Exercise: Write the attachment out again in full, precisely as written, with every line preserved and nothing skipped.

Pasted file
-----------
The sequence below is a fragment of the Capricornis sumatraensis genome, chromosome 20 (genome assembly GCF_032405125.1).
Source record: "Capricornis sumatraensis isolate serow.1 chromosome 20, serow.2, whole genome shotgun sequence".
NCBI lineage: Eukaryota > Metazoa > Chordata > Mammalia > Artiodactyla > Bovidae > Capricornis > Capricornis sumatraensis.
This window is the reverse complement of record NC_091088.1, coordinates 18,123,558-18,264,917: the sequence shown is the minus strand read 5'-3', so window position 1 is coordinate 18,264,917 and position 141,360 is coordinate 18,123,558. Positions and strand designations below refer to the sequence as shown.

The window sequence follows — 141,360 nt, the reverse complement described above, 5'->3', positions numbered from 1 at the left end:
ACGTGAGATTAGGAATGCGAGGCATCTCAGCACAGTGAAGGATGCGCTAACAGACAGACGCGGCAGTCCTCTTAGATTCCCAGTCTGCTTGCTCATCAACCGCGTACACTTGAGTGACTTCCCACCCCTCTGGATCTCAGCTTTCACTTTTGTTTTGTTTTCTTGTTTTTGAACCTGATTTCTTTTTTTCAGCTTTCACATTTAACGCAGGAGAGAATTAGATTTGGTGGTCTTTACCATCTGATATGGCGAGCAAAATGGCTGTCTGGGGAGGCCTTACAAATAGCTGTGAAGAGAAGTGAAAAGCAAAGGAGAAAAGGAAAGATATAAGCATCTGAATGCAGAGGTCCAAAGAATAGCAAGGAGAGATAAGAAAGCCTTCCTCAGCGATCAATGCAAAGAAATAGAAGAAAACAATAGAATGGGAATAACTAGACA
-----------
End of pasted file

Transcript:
The sequence below is a fragment of the Capricornis sumatraensis genome, chromosome 20 (genome assembly GCF_032405125.1).
Source record: "Capricornis sumatraensis isolate serow.1 chromosome 20, serow.2, whole genome shotgun sequence".
NCBI lineage: Eukaryota > Metazoa > Chordata > Mammalia > Artiodactyla > Bovidae > Capricornis > Capricornis sumatraensis.
This window is the reverse complement of record NC_091088.1, coordinates 18,123,558-18,264,917: the sequence shown is the minus strand read 5'-3', so window position 1 is coordinate 18,264,917 and position 141,360 is coordinate 18,123,558. Positions and strand designations below refer to the sequence as shown.

The window sequence follows — 141,360 nt, the reverse complement described above, 5'->3', positions numbered from 1 at the left end:
ACGTGAGATTAGGAATGCGAGGCATCTCAGCACAGTGAAGGATGCGCTAACAGACAGACGCGGCAGTCCTCTTAGATTCCCAGTCTGCTTGCTCATCAACCGCGTACACTTGAGTGACTTCCCACCCCTCTGGATCTCAGCTTTCACTTTTGTTTTGTTTTCTTGTTTTTGAACCTGATTTCTTTTTTTCAGCTTTCACATTTAACGCAGGAGAGAATTAGATTTGGTGGTCTTTACCATCTGATATGGCGAGCAAAATGGCTGTCTGGGGAGGCCTTACAAATAGCTGTGAAGAGAAGTGAAAAGCAAAGGAGAAAAGGAAAGATATAAGCATCTGAATGCAGAGGTCCAAAGAATAGCAAGGAGAGATAAGAAAGCCTTCCTCAGCGATCAATGCAAAGAAATAGAAGAAAACAATAGAATGGGAATAACTAGACA